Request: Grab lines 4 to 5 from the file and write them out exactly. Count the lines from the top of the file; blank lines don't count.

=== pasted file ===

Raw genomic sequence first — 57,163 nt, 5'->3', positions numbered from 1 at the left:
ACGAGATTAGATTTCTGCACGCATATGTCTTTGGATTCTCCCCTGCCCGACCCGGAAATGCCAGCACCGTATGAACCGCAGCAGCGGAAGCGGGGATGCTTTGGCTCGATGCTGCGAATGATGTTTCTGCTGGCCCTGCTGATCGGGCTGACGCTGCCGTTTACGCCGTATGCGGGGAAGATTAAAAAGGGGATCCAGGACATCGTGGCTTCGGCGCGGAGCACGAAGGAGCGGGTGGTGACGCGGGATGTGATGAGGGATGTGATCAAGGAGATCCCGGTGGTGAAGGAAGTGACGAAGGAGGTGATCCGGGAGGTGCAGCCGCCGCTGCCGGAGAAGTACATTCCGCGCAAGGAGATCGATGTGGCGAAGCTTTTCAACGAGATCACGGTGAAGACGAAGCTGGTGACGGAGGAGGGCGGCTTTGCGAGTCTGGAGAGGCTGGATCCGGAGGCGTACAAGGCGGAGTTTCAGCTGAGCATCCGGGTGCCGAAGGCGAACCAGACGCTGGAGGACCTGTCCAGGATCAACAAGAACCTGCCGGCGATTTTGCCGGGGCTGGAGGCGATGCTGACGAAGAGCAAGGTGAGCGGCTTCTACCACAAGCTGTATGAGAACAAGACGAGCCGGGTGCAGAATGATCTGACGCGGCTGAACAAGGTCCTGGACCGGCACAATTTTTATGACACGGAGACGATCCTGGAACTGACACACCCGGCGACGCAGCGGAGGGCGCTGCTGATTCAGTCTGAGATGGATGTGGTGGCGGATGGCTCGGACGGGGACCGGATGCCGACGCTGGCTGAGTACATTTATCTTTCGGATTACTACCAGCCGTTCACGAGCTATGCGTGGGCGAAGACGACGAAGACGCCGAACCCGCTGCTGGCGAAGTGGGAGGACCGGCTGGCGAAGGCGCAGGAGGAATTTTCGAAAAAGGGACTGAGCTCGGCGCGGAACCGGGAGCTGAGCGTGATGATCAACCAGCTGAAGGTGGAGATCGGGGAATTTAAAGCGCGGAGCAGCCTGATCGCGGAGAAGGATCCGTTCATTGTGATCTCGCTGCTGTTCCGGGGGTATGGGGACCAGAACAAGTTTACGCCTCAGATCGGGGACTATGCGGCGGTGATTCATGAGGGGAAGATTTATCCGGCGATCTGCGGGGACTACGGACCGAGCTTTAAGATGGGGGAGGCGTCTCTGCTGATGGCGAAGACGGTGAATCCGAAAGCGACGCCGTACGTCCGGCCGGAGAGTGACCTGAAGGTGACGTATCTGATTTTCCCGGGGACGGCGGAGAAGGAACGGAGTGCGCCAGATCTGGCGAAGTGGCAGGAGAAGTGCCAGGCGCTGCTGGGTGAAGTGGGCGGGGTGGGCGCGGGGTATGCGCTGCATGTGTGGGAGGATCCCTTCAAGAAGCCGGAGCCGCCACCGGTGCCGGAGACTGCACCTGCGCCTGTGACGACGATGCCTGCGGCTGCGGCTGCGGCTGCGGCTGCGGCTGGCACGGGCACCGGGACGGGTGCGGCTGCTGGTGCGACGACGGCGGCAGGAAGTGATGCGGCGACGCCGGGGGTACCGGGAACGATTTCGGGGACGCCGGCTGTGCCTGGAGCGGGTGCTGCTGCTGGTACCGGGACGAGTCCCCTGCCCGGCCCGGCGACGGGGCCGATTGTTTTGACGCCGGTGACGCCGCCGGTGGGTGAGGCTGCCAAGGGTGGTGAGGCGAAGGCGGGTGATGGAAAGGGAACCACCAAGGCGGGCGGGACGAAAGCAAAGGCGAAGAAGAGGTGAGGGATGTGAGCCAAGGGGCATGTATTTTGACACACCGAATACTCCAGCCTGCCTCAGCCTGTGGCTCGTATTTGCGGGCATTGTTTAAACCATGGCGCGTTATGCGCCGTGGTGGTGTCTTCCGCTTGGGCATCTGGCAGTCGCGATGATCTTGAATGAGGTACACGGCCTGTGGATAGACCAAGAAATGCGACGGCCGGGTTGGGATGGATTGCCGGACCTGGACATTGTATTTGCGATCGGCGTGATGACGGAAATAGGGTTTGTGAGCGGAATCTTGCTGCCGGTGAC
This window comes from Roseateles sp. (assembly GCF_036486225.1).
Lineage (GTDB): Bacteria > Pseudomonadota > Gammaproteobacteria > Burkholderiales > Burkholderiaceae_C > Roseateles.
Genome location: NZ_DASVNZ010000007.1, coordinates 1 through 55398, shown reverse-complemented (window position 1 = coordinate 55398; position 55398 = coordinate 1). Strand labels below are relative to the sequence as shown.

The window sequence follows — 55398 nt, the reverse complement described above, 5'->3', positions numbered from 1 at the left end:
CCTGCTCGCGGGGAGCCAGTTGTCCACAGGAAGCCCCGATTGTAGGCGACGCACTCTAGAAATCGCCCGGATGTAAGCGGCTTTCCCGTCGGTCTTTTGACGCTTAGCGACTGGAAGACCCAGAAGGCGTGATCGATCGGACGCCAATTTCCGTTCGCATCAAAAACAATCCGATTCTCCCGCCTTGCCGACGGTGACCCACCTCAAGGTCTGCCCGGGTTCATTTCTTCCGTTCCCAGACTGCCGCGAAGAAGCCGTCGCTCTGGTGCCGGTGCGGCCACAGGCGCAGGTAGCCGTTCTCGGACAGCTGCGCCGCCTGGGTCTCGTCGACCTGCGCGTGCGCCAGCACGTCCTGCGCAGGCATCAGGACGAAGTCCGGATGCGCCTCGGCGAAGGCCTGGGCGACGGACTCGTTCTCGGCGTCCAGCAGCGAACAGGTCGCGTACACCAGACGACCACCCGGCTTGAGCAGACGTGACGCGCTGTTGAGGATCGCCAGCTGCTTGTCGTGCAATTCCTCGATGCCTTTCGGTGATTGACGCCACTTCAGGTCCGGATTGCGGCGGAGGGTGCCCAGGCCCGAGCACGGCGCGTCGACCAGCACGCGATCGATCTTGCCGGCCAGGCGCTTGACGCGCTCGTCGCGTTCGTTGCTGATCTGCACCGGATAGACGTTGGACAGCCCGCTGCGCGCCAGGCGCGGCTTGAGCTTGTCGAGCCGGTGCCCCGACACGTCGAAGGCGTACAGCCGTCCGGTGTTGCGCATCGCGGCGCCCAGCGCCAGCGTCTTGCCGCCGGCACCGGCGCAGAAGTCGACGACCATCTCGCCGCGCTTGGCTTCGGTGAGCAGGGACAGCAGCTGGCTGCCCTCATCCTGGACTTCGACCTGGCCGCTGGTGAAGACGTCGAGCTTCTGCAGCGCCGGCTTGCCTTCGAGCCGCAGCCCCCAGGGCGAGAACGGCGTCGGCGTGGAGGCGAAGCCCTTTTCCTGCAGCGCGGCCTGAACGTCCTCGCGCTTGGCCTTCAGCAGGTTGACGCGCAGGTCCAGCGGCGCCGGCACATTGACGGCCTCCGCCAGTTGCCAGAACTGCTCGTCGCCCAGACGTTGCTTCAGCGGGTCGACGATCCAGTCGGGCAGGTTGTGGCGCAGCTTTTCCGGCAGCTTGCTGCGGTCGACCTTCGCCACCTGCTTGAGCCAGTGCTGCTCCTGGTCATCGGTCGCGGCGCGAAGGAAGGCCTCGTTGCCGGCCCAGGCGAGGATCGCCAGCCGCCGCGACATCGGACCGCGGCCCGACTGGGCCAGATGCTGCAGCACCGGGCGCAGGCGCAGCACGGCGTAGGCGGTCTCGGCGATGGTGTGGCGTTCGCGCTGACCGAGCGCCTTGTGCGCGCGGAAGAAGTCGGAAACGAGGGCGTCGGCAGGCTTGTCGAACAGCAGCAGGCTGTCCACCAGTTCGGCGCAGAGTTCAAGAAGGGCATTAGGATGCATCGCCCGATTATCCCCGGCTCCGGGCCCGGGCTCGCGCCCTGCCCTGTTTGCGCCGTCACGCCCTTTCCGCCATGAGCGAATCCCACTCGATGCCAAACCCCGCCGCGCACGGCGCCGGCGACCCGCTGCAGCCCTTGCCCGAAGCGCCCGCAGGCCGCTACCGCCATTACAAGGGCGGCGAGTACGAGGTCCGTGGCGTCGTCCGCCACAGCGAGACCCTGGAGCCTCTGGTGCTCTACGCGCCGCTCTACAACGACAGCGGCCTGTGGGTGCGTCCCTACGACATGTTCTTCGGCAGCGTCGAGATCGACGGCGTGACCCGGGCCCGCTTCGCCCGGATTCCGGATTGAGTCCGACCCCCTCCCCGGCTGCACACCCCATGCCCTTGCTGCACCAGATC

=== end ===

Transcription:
Lineage (GTDB): Bacteria > Pseudomonadota > Gammaproteobacteria > Burkholderiales > Burkholderiaceae_C > Roseateles.
Genome location: NZ_DASVNZ010000007.1, coordinates 1 through 55398, shown reverse-complemented (window position 1 = coordinate 55398; position 55398 = coordinate 1). Strand labels below are relative to the sequence as shown.